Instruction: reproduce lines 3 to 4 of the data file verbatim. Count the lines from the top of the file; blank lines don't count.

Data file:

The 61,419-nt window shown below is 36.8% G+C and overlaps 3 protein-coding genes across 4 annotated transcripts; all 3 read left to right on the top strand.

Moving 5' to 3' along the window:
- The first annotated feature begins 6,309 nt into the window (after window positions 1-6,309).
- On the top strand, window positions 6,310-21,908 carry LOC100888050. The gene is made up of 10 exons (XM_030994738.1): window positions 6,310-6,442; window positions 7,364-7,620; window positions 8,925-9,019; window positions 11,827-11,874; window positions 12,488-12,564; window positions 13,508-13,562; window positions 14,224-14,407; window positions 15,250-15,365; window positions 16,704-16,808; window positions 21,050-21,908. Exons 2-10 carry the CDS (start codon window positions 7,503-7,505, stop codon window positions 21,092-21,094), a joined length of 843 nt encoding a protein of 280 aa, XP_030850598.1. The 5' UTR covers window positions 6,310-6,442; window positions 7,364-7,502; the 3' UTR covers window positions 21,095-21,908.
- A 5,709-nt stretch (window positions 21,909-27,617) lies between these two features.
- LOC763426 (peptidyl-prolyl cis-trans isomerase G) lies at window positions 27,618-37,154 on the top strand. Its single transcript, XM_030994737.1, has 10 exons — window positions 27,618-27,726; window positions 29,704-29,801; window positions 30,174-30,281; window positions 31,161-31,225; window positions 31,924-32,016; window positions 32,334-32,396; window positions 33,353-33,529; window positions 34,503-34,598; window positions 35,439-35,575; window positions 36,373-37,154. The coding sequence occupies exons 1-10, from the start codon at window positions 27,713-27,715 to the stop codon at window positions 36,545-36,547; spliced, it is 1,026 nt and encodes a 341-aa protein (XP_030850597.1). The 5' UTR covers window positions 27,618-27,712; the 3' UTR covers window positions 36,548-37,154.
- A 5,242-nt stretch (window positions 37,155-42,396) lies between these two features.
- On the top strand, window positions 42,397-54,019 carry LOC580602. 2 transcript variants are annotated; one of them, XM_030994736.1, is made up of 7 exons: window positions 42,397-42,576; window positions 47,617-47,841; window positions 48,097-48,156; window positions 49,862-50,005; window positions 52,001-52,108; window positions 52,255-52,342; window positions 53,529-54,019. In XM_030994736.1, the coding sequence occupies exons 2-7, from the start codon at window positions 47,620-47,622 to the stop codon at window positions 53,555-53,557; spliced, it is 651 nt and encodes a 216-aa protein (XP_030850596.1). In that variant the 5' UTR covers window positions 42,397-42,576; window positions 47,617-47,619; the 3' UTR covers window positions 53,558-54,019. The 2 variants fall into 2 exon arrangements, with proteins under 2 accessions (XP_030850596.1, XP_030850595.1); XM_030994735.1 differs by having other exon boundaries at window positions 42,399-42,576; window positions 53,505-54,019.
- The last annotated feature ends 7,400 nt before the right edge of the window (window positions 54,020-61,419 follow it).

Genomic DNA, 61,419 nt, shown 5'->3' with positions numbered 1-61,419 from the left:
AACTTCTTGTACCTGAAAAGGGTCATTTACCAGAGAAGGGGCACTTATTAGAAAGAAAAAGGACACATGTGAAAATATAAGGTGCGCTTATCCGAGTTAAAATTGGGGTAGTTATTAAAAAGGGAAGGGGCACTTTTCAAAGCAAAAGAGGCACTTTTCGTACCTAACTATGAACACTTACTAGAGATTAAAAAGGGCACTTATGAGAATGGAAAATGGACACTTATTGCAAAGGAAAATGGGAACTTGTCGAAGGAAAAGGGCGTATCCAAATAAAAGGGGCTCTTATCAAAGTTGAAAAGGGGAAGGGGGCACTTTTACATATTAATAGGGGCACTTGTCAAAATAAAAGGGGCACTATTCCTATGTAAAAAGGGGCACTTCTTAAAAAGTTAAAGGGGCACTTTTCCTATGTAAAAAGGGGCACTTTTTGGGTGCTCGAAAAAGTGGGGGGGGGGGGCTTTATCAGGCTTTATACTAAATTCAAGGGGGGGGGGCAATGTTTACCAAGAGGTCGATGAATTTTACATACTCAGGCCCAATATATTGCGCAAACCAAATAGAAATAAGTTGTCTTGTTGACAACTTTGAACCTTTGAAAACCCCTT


- The first annotated feature begins 6,309 nt into the window (after window positions 1-6,309).
- On the top strand, window positions 6,310-21,908 carry LOC100888050. The gene is made up of 10 exons (XM_030994738.1): window positions 6,310-6,442; window positions 7,364-7,620; window positions 8,925-9,019; window positions 11,827-11,874; window positions 12,488-12,564; window positions 13,508-13,562; window positions 14,224-14,407; window positions 15,250-15,365; window positions 16,704-16,808; window positions 21,050-21,908. Exons 2-10 carry the CDS (start codon window positions 7,503-7,505, stop codon window positions 21,092-21,094), a joined length of 843 nt encoding a protein of 280 aa, XP_030850598.1. The 5' UTR covers window positions 6,310-6,442; window positions 7,364-7,502; the 3' UTR covers window positions 21,095-21,908.